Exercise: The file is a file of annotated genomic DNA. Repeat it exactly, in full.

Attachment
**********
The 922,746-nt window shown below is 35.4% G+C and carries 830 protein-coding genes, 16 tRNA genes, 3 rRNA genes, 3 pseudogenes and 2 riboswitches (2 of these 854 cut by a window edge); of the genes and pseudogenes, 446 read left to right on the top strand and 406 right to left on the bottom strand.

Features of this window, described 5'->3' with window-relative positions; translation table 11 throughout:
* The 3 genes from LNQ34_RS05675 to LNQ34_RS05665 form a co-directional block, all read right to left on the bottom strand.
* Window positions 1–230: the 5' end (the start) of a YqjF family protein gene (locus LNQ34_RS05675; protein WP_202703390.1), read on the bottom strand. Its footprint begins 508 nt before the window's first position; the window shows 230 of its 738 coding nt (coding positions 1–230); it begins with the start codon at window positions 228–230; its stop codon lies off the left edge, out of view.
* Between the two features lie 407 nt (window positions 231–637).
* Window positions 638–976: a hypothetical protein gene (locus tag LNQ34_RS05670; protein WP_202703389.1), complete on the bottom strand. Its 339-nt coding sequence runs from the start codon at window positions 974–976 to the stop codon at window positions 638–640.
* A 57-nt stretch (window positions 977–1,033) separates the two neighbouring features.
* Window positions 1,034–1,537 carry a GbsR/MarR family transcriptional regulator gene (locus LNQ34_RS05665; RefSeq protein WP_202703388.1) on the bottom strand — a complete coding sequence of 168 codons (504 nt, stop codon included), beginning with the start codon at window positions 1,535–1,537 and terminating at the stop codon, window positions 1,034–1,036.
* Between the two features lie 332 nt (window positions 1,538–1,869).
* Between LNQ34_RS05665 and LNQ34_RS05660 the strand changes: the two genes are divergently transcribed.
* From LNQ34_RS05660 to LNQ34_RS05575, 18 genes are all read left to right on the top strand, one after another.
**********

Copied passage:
The 922,746-nt window shown below is 35.4% G+C and carries 830 protein-coding genes, 16 tRNA genes, 3 rRNA genes, 3 pseudogenes and 2 riboswitches (2 of these 854 cut by a window edge); of the genes and pseudogenes, 446 read left to right on the top strand and 406 right to left on the bottom strand.

Features of this window, described 5'->3' with window-relative positions; translation table 11 throughout:
* The 3 genes from LNQ34_RS05675 to LNQ34_RS05665 form a co-directional block, all read right to left on the bottom strand.
* Window positions 1–230: the 5' end (the start) of a YqjF family protein gene (locus LNQ34_RS05675; protein WP_202703390.1), read on the bottom strand. Its footprint begins 508 nt before the window's first position; the window shows 230 of its 738 coding nt (coding positions 1–230); it begins with the start codon at window positions 228–230; its stop codon lies off the left edge, out of view.
* Between the two features lie 407 nt (window positions 231–637).
* Window positions 638–976: a hypothetical protein gene (locus tag LNQ34_RS05670; protein WP_202703389.1), complete on the bottom strand. Its 339-nt coding sequence runs from the start codon at window positions 974–976 to the stop codon at window positions 638–640.
* A 57-nt stretch (window positions 977–1,033) separates the two neighbouring features.
* Window positions 1,034–1,537 carry a GbsR/MarR family transcriptional regulator gene (locus LNQ34_RS05665; RefSeq protein WP_202703388.1) on the bottom strand — a complete coding sequence of 168 codons (504 nt, stop codon included), beginning with the start codon at window positions 1,535–1,537 and terminating at the stop codon, window positions 1,034–1,036.
* Between the two features lie 332 nt (window positions 1,538–1,869).
* Between LNQ34_RS05665 and LNQ34_RS05660 the strand changes: the two genes are divergently transcribed.
* From LNQ34_RS05660 to LNQ34_RS05575, 18 genes are all read left to right on the top strand, one after another.